Inbox boot camp Day 6: Schedule email delivery to co-workers

Last inbox boot camp – this should have gone on Friday, but my blog service was taking a break.

Most of us send e-mails without much thought about the timing of our message. In our rush to get things done, we all just fire and forget, right? But lately I've taken an interest in timing my mails for the greatest impact.

For instance: Do you know what times of day your boss reads her e-mails? Wouldn't it be more likely to get immediate attention if you timed your mail to arrive during that time (say, during morning coffee) rather than getting lost in the backlog of mails from the night before?

And if you work with colleagues in other countries, it can be even more vital to send messages at appropriate times. In Japan, I've learned that business people typically receive mails on their mobile phones (more so than in the U.S. and Europe) which they keep near their beds. If your mail isn't a critical issue, you could wake up the recipient unnecessarily. Not the best way to foster an overseas relationship!

The good news is that, in addition to the delayed send feature that can save you from releasing mails before they are ready, Outlook 2007 includes a scheduled send feature. Here's how to use it:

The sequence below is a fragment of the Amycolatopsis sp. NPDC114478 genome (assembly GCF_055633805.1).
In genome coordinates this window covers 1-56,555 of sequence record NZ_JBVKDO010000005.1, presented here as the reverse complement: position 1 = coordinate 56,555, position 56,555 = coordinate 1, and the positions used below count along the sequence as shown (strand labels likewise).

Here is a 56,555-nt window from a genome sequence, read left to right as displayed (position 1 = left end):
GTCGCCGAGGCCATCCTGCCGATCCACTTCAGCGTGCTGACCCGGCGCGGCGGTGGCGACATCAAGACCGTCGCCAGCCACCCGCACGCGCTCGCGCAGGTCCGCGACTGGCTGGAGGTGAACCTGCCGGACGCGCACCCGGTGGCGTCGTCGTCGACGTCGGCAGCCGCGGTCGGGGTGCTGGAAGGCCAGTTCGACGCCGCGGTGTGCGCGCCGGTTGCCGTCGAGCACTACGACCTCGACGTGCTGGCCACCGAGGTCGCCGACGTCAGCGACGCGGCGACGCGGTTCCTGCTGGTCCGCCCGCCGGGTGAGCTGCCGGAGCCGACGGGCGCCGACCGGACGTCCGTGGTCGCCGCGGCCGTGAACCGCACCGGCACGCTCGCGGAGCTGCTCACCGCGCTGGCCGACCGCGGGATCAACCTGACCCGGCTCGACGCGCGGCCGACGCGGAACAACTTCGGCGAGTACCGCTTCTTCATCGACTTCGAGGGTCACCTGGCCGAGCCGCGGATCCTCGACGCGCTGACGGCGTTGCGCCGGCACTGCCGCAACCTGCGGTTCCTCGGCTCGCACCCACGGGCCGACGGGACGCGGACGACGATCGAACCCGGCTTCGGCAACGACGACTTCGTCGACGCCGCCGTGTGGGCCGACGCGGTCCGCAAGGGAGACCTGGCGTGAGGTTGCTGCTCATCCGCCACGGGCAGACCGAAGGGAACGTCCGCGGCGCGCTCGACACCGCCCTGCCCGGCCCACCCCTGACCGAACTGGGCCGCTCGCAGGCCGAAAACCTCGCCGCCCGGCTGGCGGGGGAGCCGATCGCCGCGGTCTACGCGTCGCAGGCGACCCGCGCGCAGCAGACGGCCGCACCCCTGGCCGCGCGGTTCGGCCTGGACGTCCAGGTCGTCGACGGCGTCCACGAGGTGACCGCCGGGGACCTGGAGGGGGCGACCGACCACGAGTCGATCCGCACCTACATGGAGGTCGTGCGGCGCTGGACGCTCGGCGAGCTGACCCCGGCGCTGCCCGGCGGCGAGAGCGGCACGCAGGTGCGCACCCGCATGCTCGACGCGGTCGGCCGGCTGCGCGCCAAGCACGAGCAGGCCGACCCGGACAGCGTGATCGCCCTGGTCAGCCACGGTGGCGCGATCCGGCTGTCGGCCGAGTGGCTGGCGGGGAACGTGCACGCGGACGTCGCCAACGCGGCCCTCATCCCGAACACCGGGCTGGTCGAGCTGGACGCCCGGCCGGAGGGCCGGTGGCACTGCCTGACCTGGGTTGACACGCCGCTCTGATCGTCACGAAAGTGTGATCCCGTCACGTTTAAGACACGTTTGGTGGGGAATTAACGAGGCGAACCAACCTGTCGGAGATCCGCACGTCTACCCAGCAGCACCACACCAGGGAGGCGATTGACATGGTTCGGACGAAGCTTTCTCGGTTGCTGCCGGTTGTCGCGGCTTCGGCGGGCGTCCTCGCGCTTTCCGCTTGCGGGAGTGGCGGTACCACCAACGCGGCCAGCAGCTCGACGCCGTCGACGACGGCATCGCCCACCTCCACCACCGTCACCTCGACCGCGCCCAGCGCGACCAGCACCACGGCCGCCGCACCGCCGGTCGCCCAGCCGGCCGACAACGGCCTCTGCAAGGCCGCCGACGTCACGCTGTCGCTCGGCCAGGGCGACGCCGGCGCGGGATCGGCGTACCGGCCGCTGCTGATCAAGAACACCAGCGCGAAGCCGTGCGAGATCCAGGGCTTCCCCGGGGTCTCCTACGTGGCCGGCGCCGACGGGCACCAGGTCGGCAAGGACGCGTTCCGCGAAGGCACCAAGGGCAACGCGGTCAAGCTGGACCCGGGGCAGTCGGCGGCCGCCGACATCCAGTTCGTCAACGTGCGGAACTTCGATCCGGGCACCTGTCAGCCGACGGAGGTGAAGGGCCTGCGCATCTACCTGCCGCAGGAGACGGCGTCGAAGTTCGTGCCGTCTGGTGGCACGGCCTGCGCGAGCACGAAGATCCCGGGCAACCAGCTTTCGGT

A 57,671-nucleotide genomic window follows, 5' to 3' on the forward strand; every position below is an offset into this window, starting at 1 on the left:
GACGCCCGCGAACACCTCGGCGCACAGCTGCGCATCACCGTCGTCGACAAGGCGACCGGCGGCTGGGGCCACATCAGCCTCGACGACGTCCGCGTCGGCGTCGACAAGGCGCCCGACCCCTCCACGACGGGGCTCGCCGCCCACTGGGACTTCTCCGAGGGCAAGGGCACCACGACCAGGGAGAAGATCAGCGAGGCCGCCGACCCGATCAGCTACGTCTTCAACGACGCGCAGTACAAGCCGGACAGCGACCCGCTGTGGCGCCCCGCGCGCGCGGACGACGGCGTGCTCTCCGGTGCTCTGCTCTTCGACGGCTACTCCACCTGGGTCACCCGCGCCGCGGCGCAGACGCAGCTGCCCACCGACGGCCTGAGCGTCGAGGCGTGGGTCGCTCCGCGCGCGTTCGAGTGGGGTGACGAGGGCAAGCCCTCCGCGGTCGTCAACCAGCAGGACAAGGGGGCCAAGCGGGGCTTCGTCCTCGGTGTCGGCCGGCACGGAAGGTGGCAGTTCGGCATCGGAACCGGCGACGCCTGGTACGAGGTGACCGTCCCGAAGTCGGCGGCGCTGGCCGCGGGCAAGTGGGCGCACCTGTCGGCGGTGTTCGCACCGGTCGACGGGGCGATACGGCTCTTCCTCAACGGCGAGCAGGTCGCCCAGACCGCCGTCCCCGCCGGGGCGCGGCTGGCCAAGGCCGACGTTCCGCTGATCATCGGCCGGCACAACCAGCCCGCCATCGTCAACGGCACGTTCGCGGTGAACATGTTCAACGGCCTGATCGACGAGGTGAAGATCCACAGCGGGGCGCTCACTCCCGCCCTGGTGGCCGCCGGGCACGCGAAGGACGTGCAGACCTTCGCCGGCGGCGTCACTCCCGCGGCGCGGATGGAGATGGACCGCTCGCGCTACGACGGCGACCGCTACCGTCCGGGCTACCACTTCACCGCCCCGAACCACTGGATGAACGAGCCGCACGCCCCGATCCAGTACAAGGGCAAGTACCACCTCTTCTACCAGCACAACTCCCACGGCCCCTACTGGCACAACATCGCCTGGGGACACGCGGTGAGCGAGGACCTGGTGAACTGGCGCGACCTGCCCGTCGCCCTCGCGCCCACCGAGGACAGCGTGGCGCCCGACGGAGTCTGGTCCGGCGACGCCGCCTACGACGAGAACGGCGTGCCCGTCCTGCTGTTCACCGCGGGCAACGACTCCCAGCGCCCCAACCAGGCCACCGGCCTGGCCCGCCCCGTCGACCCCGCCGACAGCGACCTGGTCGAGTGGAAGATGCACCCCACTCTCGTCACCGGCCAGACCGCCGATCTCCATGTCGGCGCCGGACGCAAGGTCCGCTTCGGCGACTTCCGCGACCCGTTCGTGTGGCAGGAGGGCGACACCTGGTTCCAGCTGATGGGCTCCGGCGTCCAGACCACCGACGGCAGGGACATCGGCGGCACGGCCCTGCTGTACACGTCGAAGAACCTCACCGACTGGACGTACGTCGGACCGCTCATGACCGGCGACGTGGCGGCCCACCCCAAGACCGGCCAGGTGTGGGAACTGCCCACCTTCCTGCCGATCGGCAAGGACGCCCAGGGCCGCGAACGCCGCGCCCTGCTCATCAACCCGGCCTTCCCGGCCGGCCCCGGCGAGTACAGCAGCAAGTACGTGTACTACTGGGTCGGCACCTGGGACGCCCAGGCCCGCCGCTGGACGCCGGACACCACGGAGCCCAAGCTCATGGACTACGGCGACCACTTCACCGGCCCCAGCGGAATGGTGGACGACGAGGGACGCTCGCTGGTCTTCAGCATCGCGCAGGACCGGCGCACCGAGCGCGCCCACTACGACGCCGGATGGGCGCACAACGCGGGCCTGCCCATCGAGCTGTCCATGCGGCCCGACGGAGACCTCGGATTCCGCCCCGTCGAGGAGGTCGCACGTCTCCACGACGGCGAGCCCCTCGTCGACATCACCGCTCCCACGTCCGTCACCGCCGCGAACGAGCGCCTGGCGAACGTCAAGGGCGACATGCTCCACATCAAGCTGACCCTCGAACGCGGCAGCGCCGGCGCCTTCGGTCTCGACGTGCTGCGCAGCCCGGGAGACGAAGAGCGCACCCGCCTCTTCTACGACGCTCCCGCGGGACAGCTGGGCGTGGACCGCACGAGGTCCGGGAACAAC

In any unsent mail message, click the Options tab and then, under More Options, click Delay Delivery:


This will open a Message Options box:


Under delivery options, simply check the box next to Do not deliver before, set the earliest date and time you want your mail sent, click Close, and then Send your message whenever you are done writing it.

Note that if you do NOT use Exchange for your mail delivery, be sure to leave Outlook running during the time you want your mail to go out or it won't be sent until the next time you start Outlook after the selected time has passed.

If you are trying to find the best send times for a remote time zone, you can use the built-in Outlook time zone tools to easily determine the best target time (see Staying in the Time Zone). There's also a handy Outlook plug-in (free at this writing, and not supported by Microsoft) called Sender's Time Zone that lets you see the current time as well as the time difference for any mails you receive, which can make these conversions even easier.


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